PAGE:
This Note briefly traces the rise of the franchise as the primary automobile distribution device, the problems that confronted early dealers, and their subsequent inability to secure judicial relief. After examining dealers' efforts in the legislatures and the resulting statutes this Note points out several infirmities that exist regarding state automobile franchise regulation. The Note then focuses upon a particular constitutional challenge to state automobile franchise legislation. Finally, the Note concludes that such legislation is either genuinely ineffective or leads to the anomalous result that dealers assume more powerful positions with respect to their manufacturers through unconstitutional means. Based upon these conclusions, the Note proposes reform and/or abolition of state and federal regulation of manufacturer-dealer franchise relationships.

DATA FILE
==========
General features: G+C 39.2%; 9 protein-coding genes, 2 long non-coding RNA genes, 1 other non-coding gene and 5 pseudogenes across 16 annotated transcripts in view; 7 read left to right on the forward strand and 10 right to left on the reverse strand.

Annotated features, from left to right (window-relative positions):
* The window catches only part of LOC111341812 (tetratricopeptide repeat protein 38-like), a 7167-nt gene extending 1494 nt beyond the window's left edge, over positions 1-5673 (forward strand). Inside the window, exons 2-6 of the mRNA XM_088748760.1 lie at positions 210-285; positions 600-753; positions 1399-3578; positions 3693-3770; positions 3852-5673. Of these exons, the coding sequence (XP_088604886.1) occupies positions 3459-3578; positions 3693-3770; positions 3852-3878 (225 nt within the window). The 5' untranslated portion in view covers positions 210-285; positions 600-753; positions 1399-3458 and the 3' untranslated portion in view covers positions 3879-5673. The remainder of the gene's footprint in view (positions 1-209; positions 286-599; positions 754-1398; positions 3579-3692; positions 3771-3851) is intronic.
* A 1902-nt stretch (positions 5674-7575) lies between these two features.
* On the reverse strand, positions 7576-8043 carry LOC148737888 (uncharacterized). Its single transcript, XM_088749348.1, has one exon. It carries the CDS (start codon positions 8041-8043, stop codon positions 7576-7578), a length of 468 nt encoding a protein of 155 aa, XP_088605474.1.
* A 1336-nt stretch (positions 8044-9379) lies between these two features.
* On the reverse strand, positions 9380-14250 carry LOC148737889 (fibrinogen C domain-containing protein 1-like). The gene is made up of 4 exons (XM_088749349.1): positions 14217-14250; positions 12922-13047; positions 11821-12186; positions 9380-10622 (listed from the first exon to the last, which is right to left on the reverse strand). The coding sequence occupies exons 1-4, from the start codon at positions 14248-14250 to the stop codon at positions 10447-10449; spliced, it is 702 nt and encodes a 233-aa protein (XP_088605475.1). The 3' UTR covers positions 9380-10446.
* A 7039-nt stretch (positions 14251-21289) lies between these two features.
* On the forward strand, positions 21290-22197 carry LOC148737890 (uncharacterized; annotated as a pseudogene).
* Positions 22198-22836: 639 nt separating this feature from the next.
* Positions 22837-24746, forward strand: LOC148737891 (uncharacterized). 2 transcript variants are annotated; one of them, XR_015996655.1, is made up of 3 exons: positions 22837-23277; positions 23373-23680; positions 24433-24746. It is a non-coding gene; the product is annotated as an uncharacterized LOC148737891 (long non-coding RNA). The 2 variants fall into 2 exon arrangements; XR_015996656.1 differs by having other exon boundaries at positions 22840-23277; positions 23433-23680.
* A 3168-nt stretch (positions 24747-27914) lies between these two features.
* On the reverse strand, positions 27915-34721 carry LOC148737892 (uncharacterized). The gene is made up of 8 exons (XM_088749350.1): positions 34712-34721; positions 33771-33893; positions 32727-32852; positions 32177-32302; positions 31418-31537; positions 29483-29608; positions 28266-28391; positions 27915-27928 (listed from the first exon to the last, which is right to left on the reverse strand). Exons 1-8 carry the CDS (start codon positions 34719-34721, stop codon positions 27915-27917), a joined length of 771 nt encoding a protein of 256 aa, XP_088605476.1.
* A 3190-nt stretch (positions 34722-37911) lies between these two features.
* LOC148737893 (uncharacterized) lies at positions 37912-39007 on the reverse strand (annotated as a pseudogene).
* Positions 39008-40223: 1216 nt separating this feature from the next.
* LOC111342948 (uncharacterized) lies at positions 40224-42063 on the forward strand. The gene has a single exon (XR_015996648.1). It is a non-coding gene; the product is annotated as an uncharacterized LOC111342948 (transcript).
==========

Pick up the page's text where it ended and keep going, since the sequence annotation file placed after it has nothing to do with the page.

Gary M. Brown,
State Motor Vehicle Franchise Legislation: A Survey and Due Process Challenge to Board Composition,
33 Vanderbilt Law Review
Available at: https://scholarship.law.vanderbilt.edu/vlr/vol33/iss2/3